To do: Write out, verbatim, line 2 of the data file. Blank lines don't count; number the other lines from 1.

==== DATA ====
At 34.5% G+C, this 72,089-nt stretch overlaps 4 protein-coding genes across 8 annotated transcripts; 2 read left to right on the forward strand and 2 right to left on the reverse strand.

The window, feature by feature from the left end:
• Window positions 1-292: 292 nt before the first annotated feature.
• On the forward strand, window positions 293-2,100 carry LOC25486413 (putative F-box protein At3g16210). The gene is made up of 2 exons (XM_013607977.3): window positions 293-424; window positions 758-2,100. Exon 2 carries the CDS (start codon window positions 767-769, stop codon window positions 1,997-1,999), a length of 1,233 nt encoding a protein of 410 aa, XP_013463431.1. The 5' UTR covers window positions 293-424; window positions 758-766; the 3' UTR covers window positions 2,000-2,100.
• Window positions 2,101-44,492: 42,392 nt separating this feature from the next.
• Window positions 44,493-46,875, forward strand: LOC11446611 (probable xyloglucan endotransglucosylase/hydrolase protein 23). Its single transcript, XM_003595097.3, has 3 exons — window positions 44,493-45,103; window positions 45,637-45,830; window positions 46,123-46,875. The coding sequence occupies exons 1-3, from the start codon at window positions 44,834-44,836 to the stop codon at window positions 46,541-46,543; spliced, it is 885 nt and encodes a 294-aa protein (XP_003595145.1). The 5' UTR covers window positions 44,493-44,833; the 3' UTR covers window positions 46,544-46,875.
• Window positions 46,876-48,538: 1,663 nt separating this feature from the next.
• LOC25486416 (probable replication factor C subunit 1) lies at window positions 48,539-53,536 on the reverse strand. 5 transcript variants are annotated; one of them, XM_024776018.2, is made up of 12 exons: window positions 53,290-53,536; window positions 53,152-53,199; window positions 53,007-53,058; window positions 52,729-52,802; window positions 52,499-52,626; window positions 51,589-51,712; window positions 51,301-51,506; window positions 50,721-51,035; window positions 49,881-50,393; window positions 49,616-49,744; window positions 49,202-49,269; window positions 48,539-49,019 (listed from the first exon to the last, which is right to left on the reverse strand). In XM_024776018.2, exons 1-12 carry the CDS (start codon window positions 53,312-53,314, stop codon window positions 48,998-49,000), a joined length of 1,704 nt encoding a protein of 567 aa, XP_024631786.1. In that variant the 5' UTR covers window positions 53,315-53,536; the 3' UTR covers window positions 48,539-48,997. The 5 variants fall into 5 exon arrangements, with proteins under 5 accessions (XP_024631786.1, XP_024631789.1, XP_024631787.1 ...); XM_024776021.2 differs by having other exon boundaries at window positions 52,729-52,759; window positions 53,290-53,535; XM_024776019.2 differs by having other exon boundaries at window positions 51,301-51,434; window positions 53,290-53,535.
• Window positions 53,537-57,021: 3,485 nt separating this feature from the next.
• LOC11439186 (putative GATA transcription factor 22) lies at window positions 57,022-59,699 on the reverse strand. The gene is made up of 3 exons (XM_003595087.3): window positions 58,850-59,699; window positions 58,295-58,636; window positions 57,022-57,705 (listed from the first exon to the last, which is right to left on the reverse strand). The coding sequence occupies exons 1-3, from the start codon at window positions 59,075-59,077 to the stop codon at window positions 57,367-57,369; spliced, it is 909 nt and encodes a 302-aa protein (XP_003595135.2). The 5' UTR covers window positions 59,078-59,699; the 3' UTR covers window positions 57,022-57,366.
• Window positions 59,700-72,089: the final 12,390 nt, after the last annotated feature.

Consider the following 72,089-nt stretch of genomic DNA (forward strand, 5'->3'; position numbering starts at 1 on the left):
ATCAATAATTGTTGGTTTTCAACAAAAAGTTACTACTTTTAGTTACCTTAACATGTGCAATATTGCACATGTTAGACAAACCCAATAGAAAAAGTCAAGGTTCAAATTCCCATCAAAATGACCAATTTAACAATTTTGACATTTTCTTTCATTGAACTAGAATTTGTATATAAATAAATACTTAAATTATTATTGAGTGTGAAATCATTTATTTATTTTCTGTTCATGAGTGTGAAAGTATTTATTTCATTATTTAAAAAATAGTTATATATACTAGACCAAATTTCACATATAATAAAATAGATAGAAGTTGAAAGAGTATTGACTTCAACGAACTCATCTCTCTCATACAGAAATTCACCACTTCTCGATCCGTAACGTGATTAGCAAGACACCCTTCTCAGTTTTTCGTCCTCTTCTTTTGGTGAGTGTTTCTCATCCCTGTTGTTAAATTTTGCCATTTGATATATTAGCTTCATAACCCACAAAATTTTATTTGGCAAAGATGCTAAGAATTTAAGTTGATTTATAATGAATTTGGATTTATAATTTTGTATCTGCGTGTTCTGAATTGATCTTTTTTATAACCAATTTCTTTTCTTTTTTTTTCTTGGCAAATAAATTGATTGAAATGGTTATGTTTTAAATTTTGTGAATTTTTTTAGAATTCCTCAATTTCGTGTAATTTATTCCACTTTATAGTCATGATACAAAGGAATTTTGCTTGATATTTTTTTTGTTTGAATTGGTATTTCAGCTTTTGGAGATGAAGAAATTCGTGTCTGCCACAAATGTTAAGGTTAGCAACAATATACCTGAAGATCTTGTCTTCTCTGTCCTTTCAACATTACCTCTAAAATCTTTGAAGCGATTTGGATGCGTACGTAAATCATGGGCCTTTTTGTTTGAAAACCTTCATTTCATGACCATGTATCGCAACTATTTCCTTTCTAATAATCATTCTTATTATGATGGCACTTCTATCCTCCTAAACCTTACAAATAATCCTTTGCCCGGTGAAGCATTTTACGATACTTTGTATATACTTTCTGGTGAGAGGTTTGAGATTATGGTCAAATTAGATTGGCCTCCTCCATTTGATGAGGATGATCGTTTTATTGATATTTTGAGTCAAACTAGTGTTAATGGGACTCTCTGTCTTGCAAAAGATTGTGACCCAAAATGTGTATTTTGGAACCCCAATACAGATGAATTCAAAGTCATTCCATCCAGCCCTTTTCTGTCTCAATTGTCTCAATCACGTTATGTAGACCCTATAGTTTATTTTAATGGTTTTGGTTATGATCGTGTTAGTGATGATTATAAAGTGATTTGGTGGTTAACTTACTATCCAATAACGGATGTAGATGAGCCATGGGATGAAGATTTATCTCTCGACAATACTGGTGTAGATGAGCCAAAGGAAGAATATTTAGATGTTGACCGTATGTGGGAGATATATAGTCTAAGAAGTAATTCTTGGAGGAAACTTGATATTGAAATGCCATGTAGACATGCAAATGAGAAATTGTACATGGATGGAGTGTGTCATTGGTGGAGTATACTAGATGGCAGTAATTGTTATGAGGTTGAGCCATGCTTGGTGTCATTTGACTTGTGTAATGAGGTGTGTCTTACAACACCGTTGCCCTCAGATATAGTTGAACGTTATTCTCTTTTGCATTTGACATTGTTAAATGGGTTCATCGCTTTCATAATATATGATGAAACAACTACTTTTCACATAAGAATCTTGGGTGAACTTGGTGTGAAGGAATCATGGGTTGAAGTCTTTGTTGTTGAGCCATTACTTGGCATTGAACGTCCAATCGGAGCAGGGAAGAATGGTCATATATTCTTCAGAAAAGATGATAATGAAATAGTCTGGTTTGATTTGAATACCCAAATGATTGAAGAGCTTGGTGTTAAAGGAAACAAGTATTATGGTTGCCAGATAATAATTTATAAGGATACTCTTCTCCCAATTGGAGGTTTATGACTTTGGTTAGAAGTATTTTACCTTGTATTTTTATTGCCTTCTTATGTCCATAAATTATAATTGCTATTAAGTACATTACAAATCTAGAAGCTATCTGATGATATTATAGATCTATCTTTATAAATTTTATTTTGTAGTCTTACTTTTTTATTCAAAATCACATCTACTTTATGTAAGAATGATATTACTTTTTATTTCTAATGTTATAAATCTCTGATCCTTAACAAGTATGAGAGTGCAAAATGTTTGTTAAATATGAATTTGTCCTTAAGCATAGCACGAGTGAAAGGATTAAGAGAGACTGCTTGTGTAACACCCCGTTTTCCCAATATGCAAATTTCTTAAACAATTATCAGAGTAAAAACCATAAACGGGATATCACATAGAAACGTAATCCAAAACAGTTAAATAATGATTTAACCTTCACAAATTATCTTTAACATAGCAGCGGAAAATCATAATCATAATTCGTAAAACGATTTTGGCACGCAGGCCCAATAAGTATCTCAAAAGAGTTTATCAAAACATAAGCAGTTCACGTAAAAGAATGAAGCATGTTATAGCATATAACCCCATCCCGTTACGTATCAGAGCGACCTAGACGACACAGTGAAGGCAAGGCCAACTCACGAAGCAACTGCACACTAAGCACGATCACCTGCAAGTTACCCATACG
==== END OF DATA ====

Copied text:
The window, feature by feature from the left end: